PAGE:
Here the trial court determined that the services rendered by Bartlett were of substantial value to the bondholders and that as a result of these services the district was enabled to compromise its indebtedness by the purchase of its bonds for the price of 20 cents per dollar par valuation. It found that as a result of the litigation prosecuted by him there was recovered to the district title and possession of 6,730 acres of land, title to which had been lost to it by misconduct of its officers; that the district was thereby enabled to sell this land to bona fide purchasers at prices representing its fair value; that the district recovered the sum of $10,000 which had been wrongfully used by its officers; that the district was thereby enabled to have sufficient funds to compromise and pay all liens against the district and the lands therein and to pay all expenses of the plan of refinancing and reducing its bonded indebtedness, as agreed between the district and the Reconstruction [72 Cal. App. 2d 683] Finance Corporation; and that had it not been for the services performed by Bartlett the district would not have been able to obtain the loan or so purchase its bonds.
 Whether Bartlett's services were of value and whether the results of the litigation prosecuted by him contributed to the ability of the district to effect its refinancing were the subject of sharp conflict in the testimony. Cross-defendants urge here, as they did before the trial court, that the results of that litigation in no way affected the ability of the district to consummate the refinancing, except adversely. They accuse Bartlett of hindering, instead of assisting in, the consummation of the negotiations for the purchase of its bonds, in that he insisted upon a settlement of his fee being first made with him. These conflicts were resolved in Bartlett's favor by the trial court. The findings thereon find ample support in the record and are conclusive here. The complete records of the various items of litigation carried on by Bartlett were received in evidence. We are entitled to consider the record of these proceedings as they appear in the published reports of the District Court of Appeal and Supreme Court. It is therein disclosed, as well as in the transcript before us, that the litigation did, in fact, result in substantial benefit to the financial position of the district and the correction, to the benefit of its bondholders, of instances of improper administration of its affairs by its officers. That there was a direct causal connection between the services performed by Bartlett and the ultimate ability of the district to compromise its indebtedness to its bondholders is apparent, and the determination of the trial court to that effect cannot here be disturbed.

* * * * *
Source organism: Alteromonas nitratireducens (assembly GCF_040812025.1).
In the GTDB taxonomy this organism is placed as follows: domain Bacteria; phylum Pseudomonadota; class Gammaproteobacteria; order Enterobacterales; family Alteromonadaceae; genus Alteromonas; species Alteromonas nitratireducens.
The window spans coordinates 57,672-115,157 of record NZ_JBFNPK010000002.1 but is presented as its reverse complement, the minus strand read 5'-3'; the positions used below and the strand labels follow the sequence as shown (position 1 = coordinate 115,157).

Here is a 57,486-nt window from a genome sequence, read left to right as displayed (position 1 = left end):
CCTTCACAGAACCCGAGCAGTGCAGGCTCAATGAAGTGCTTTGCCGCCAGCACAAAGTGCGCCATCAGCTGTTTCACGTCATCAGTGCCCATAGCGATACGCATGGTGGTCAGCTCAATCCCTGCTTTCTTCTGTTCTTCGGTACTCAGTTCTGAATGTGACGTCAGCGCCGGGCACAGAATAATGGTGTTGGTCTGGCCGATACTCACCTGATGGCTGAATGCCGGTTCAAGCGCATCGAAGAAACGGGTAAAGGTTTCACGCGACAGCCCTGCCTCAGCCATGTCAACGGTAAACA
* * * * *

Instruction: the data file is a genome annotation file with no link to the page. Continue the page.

Cross-defendants did not at the trial, nor do they here, dispute the fact that Bartlett, if entitled to a percentage of the proceeds of the sale, is entitled to recover upon the basis of 20 cents per dollar par value of the bonds. By an amendment to his first cause of action Bartlett alleged that the option given to and exercised by McKaig to purchase the bonds and coupons for 15 per cent of the par value of the bonds was fraudulent and a mere pretense for the purpose of depriving him, Bartlett, of his full compensation. The trial court found these allegations to be true. There was no direct evidence that in giving the option to McKaig the other directors did so with actual knowledge of the pending consummation of the negotiations by the district to enable it to pay a price of 20 [72 Cal. App. 2d 684] cents upon the dollar. There is ample evidence, however, that McKaig so knew and expected that to be the purchase price to be paid by the district. Whether the purported purchase by McKaig at the lesser price was a fraud upon the corporation and the bondholders he represented is immaterial to this discussion.  The corporation or the committee could not, by the device of selling the bonds to McKaig, escape their full contractual obligation to Bartlett. (Preston v. Herminghaus, supra.) Whether all of the officers thereof acted in good or bad faith is immaterial insofar as the rights of Bartlett are concerned. The option was given to McKaig upon the very eve of the purchase by the district of the bonds for 20 cents per dollar par value, and the circumstances under which it was given amply justified the trial court in ignoring the lesser price of the purported sale to McKaig.
 Cross-defendants do, however, urge that the judgment is excessive as being based in part upon the sale of bonds which were not owned by, or under the control of, either the corporation or the committee. They concede that 511 bonds were owned or controlled by them. The judgment is computed upon the basis of 600 bonds.
The evidence with respect to the ownership or control by cross-defendants of the disputed number of bonds (which the testimony indicated to be 90 but which the findings indicate to be 89) is not free from ambiguity, and counsel in their briefs have not assisted in its clarification. Examination of the testimony of McKaig, however, reveals the following with respect thereto: